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Tips for Having Conversations with Your Family About Estate Planning

by Caldwell Trust

Tips for Having Conversations with Your Family About Estate Planning

Talking about estate planning with your loved ones isn’t always easy. In fact, it can sometimes feel a bit morbid and uncomfortable for everyone involved. However, having frank conversations now can be a valuable gift for those you care about most, helping avoid or limit frustration, confusion, and other potential issues later. When you’re able to engage in an open dialogue with loved ones, you can make sure they understand the reasoning behind your decisions. Such conversations can also help heirs feel prepared, so when the time comes to execute your plan, they are not in the dark.


Here are four tips that can help make family estate planning discussions somewhat easier for you and everyone involved:


1. Start Early (and Repeat)

While it makes sense to hold off on talking about specifics with young children, there is no reason you cannot engage your children and grandchildren in discussions about your personal and family values starting at a young age. Talking generally about what’s most important to you can help create a common understanding for your legacy. Having age-appropriate discussions with adult children, and with your nominated personal representative, trustee, attorney-in-fact, and health care agent is the best way to ensure your wishes will be honored and carried out. Don’t wait until you become ill or until a crisis strikes.


However, having the conversation once is just the start (and a good start). There are some key life occurrences that call for an updated estate plan, and possibly updated conversations as well. You can learn more about those here.  

2. Choose a Relaxed, Comfortable Environment

Where you choose to have family estate planning discussions, the location matters too. As a rule of thumb, choose a time and place where your loved ones are likely to be relaxed and comfortable when you expect them to have the time and mental focus to understand and participate in the conversation.


You may choose to have one-on-one talks with different family members followed by a group discussion, or to start with a group discussion followed by individual conversations. There is not any single “right” approach to having this dialogue. Keep in mind that you want everyone to feel comfortable and not caught off guard, understanding that you are having the conversation for their benefit.


3. Be as Clear and Straightforward as Possible

Just as important as the message itself is the way you deliver it. Try to be clear, not vague. To the extent you are comfortable doing so, share your specific wishes and guidance with the amount of detail you feel is appropriate.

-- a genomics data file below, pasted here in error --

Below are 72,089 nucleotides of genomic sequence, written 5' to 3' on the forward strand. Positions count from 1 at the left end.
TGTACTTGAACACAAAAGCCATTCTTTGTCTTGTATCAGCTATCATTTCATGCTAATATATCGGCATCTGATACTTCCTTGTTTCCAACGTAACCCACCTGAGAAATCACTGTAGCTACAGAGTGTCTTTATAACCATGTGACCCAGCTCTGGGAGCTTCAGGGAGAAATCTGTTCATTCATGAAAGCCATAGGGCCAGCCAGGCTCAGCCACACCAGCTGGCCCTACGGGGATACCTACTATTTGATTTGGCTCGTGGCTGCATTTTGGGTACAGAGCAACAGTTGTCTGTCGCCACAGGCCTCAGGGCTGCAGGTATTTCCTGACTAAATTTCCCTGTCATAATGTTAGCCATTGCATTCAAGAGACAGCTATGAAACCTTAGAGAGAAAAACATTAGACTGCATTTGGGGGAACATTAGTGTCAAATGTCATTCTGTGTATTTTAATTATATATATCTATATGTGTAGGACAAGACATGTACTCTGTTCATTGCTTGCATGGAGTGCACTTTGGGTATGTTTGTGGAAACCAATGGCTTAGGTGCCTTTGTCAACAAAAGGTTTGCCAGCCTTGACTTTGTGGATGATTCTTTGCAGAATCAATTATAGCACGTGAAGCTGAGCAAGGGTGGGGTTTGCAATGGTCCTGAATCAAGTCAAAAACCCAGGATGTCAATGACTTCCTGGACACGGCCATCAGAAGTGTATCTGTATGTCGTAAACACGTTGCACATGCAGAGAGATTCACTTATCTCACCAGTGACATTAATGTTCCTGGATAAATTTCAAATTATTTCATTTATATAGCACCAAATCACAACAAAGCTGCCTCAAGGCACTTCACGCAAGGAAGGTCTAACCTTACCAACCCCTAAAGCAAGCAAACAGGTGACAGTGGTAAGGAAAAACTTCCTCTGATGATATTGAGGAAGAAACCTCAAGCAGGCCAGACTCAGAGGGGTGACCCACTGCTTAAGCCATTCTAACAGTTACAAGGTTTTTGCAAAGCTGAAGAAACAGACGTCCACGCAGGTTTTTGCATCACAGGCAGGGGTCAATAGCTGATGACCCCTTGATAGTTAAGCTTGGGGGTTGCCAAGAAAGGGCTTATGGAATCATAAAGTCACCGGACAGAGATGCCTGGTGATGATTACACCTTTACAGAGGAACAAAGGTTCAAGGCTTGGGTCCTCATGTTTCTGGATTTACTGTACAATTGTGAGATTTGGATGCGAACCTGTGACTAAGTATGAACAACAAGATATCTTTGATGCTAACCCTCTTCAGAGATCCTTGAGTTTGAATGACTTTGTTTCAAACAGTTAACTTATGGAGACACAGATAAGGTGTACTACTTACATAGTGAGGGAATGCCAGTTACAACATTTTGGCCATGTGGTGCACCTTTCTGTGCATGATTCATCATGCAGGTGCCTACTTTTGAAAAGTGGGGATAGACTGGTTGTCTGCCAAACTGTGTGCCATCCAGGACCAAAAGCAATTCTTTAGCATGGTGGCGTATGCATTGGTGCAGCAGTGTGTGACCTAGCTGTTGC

You should not feel like you need to share specific dollar amounts or details about your financial assets and holdings. However, keep in mind that the more context you can provide, the more informed your loved ones will be when the time comes for them to play a role in administering your estate.


It can also be effective to break up the conversation into multiple meetings, with each meeting covering a different topic (i.e. family values, health care wishes, managing your estate during periods of incapacity, and your wishes for your legacy and estate administration after your death.) Consider using an agenda for your meetings. While this may seem overly formal for a family meeting, it can help provide focus, so you cover everything you want to cover.


4. Understand, Expect, and Encourage Questions

You should also expect that your loved ones may have questions about the information you share with them, but that it can take them some time to digest the conversation before they’re ready to clarify what you’ve shared. Provide time during your family meeting for people to raise concerns, and ask questions, as this can help ensure everyone is on the same page after the discussion. Engaging in this type of open conversation isn’t just good for your beneficiaries. It can also help you think about things you hadn’t considered before, leading to potential changes and improvements in your plan.


Discuss Your Wishes Now to Help Your Loved Ones Later

Discussions with your loved ones about your estate planning wishes are delicate, but it’s important to have them. Doing so can help keep the peace between your loved ones, ultimately helping them navigate through difficult decisions when you’re not here to guide them anymore.

Ready to learn more about how to effectively begin your estate planning? Download our free resource: The Busy Family’s Guide to Estate Planning.


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